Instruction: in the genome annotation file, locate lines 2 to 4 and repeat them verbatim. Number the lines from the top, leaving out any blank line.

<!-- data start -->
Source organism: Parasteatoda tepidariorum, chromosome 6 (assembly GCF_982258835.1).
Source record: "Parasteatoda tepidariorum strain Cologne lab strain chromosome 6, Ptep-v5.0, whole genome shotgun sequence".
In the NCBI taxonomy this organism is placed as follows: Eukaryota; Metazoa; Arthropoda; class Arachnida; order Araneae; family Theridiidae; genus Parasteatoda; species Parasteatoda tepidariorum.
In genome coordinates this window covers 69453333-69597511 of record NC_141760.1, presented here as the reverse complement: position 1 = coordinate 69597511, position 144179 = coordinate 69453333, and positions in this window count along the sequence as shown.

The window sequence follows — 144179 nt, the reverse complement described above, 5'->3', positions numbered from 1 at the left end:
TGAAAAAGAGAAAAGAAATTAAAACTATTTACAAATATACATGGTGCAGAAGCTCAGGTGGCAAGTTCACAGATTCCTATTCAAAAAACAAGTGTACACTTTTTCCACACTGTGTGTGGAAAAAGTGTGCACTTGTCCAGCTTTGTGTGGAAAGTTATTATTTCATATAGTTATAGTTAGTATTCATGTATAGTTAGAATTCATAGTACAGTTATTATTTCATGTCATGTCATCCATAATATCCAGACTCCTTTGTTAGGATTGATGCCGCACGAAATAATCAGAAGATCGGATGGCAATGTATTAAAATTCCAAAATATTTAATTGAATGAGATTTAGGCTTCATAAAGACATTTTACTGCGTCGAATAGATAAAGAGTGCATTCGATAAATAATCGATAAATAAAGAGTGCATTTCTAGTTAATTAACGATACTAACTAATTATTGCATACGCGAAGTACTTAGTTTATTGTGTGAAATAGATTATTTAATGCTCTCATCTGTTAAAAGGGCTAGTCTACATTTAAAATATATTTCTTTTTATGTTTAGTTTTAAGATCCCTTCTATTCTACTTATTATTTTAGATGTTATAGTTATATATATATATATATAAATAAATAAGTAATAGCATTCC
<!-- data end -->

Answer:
Source record: "Parasteatoda tepidariorum strain Cologne lab strain chromosome 6, Ptep-v5.0, whole genome shotgun sequence".
In the NCBI taxonomy this organism is placed as follows: Eukaryota; Metazoa; Arthropoda; class Arachnida; order Araneae; family Theridiidae; genus Parasteatoda; species Parasteatoda tepidariorum.
In genome coordinates this window covers 69453333-69597511 of record NC_141760.1, presented here as the reverse complement: position 1 = coordinate 69597511, position 144179 = coordinate 69453333, and positions in this window count along the sequence as shown.